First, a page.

Volunteer Janet Green has worked with Pass It On on our exhibition Parklands to Performance, we’ve also been able to inveigle her in to be a project photographer documenting various achievements throughout the project. Janet recently visited John Napier’s exhibition Stages: Beyond the Fourth Wall at the Towner Art Gallery and was so inspired that she wanted to share her experience with us.
I found this such an inspiring exhibition and urge you to visit the Towner Art Gallery in Eastbourne before the exhibition closes on 31st January, 2016. John Napier has a long career as an artist and theatre designer. He describes this exhibition as coming from ‘a passion for art and creativity….with pieces that are between performance and sculpture’. The list of his theatre designs is very, very long, and more information can be viewed on www.johnnapierstages.com
As I walked around this exhibition I felt a strong connection with the voluntary work I have been doing for the past 18 months. I have been working in a team of volunteers curating the exhibition from Chichester Festival Theatre’s archive. Another task I was asked to do for the project was to photograph other volunteers cleaning model boxes of theatre designs which had been stored away on shelves in the workshops behind the stage of the Minerva Theatre. I had seen such things in museums before but until that moment I had not fully understood how important those small scale models were, and how they were used by the company to work out their movements around the stage and maximise the audience’s experience of sight and sound. During that photographic session I imagined a ghostly performance as I focused my lens on the model boxes, so beautifully made, and wanted to bring the stage to life again. Chichester Festival Theatre’s archive is full of those echoes of past creativity, so short lived, as one production follows another in the business of putting on theatre. In the end what remains of a performance for the audience is our memory of an evening out at the theatre – looking into the three walls of the stage, or in the case of Chichester Festival Theatre the thrust stage. Nor had I realised how complex was the whole business of putting on productions involving many varying skills, both practical and artistic.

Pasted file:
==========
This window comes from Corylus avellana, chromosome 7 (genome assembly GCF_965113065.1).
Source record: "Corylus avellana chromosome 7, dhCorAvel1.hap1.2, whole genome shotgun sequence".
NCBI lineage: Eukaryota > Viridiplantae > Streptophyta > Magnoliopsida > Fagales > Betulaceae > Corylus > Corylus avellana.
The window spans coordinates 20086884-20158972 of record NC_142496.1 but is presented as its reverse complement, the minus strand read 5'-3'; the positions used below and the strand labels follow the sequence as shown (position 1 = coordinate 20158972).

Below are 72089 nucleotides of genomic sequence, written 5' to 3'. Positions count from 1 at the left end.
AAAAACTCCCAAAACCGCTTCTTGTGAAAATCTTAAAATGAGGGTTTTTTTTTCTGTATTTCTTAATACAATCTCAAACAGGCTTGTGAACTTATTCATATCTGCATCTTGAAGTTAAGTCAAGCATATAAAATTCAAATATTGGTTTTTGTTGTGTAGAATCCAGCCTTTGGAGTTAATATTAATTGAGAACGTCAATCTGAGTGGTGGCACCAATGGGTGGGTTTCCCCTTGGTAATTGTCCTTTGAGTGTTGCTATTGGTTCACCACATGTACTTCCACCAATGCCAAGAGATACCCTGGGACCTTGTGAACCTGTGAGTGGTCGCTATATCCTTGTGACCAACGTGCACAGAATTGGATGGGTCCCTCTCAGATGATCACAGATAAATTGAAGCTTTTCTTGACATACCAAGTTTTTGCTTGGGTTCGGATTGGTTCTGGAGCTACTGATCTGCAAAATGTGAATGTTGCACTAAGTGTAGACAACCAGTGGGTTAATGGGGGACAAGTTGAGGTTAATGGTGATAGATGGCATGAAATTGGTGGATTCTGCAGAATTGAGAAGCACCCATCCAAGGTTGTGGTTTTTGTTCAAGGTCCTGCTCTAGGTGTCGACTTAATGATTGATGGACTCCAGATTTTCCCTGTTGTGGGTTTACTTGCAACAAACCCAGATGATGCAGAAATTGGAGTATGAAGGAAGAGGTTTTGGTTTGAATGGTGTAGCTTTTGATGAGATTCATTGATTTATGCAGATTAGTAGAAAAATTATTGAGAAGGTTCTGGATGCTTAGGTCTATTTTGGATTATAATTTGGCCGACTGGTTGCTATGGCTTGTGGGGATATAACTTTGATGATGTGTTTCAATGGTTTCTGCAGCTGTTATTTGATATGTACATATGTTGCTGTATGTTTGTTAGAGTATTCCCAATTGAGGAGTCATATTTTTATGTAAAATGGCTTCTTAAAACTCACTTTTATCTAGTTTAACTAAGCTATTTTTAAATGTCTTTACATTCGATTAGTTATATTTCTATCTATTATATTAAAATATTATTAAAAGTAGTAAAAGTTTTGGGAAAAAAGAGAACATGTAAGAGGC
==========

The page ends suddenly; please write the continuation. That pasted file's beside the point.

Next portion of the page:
John Napier’s exhibitions shows sculptural pieces he has created in response to his designs for many famous productions including Cats, Miss Saigon and the National Theatre’s Equus. In theexhibition we also get the opportunity to see some of his costume design drawings, and like the stage of a production the exhibition is beautifully laid out and lit. His creative journey brings to life those productions again. This must be what he means by the title his ‘fourth wall’. He has answered that ghostly echo I felt by making permanent something so fleeting and who better to do that than the person who was part of the original work. It is a generous act.